The Papers wasn’t the Post’s story. On that one, the Post moved in a slipstream created by the Times.

Times executives and reporters make infrequent appearances in The Post, but Spielberg mostly portrays them as secretive, suspicious, not especially likable, and not very heroic. But they were the men who obtained the Papers, devoted three months to a painstaking review of the contents, and took on the risks by publishing them first.

That’s the better story. And more accurate.

The Post clearly attempts to assert the importance of a free and searching press these days, during the presidency of Donald Trump, who has little love for the news media, as they have little for him. The not-so-subtle messaging brought to mind a lengthy essay about Hollywood and history, written years ago by Richard Bernstein and published in the Times.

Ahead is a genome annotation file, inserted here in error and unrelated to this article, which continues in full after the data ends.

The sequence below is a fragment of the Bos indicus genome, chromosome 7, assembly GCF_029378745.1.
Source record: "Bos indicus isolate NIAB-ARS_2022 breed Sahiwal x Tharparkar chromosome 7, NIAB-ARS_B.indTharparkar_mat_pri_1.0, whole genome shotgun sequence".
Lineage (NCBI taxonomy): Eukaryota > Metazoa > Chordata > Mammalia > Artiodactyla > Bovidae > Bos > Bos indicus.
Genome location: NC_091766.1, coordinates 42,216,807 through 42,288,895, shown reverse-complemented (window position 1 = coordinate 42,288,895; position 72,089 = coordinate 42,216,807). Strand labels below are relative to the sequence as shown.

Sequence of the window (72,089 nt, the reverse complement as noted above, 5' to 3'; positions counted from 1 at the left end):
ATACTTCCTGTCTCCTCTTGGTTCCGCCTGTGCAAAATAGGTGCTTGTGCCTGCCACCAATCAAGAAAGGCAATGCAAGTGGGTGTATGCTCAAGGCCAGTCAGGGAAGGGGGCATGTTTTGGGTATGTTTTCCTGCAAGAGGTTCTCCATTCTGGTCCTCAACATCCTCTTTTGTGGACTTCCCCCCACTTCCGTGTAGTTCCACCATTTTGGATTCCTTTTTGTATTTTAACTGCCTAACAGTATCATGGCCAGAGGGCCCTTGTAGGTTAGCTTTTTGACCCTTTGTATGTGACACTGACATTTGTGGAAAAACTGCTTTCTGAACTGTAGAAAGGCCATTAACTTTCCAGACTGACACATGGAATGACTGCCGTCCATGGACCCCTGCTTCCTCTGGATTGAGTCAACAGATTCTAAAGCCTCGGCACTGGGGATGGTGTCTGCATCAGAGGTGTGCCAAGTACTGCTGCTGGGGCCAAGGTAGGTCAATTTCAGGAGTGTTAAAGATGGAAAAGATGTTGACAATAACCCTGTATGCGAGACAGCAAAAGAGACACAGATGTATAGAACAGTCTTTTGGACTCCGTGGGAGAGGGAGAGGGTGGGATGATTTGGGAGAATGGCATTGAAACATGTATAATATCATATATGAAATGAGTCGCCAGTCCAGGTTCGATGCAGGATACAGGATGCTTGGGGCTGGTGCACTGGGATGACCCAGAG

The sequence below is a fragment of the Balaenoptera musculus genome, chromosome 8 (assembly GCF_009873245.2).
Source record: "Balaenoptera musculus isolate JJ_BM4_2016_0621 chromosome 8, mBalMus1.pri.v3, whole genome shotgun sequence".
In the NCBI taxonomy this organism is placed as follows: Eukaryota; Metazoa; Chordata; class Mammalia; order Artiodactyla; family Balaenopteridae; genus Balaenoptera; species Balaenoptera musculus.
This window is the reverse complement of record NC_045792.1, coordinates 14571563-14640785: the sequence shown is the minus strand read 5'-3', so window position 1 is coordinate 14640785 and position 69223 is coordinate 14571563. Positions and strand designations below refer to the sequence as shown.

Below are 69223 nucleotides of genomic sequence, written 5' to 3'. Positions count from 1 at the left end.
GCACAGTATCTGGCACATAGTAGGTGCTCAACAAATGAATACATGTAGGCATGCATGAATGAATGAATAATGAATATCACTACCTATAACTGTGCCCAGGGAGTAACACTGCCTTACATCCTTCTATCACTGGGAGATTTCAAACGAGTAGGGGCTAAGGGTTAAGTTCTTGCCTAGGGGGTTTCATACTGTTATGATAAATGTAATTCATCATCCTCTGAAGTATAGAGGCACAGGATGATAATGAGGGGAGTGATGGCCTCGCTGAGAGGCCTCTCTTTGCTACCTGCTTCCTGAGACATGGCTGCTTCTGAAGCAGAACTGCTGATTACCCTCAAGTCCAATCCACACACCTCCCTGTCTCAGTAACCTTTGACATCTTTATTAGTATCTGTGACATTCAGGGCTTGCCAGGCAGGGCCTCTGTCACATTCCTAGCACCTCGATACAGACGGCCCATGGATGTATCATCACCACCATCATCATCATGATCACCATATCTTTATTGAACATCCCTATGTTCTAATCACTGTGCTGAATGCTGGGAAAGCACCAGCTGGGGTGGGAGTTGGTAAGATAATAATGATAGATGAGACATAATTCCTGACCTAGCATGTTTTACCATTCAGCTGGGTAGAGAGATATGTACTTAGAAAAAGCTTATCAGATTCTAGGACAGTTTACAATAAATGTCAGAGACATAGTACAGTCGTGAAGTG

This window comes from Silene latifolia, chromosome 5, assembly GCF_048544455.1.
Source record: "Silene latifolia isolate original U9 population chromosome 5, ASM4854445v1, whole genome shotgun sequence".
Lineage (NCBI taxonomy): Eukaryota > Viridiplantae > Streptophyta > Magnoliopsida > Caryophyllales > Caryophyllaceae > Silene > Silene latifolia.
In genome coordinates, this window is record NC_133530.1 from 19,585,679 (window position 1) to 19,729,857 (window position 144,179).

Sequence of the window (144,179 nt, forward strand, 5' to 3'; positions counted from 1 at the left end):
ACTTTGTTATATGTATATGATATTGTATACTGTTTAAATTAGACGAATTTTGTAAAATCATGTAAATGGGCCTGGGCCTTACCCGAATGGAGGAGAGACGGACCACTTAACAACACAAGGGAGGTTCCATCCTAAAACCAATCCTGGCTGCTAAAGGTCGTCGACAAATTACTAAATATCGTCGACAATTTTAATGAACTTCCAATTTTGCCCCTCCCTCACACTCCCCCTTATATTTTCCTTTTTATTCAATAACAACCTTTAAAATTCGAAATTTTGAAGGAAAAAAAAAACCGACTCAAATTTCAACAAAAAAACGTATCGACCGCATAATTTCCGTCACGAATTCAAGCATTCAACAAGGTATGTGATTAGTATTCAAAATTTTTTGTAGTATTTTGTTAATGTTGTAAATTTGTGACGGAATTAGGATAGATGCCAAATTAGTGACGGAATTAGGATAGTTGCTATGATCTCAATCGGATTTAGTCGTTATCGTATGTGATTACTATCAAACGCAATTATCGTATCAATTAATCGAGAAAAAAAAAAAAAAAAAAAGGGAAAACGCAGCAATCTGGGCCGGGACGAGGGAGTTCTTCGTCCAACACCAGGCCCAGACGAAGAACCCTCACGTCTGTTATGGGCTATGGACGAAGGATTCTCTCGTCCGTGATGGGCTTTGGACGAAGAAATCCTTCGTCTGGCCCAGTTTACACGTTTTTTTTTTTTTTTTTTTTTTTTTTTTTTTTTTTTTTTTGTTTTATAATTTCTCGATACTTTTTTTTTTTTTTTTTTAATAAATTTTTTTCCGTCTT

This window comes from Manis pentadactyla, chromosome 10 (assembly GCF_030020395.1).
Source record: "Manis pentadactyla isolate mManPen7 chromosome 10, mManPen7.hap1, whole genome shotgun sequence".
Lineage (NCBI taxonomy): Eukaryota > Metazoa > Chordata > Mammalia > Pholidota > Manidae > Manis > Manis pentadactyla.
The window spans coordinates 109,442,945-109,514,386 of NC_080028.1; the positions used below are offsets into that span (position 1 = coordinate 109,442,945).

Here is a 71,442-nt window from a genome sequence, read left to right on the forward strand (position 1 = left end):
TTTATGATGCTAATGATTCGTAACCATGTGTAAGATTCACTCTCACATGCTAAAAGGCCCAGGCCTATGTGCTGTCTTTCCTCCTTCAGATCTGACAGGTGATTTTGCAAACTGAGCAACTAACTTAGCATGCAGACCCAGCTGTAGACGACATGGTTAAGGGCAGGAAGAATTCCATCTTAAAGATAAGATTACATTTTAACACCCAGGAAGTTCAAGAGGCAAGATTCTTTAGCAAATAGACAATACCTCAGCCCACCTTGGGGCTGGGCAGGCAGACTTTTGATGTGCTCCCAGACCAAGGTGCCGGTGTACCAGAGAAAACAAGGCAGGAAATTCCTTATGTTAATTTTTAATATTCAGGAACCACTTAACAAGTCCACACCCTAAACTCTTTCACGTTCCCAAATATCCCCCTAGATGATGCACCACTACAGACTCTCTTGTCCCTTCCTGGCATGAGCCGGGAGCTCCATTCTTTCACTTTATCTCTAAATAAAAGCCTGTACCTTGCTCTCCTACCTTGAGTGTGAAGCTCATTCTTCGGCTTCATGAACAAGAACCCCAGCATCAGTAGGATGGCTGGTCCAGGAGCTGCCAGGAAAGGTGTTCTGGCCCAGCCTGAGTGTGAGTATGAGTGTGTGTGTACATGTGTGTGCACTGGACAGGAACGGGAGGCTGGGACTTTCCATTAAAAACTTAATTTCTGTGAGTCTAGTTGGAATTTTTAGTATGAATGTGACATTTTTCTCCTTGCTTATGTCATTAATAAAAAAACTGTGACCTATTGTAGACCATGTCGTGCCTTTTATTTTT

Among other topics, Bernstein addressed “the transformation of movie makers and actors into commentators and philosophers,” and observed:

“Of course, movie makers have the right to their opinions, just like anyone else. What is disturbing is the public’s granting to them — and to the enormously powerful medium they control — a special role to comment on both our past and our present.”

It is faintly amusing to note, in reading Bernstein’s commentary these days, how little controversy is stirred any more when movie makers openly and routinely assume the mantle of commentator and advocate.

WJC

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NYT turns obscure statement into prominent blurb to tout its Pentagon Papers reporting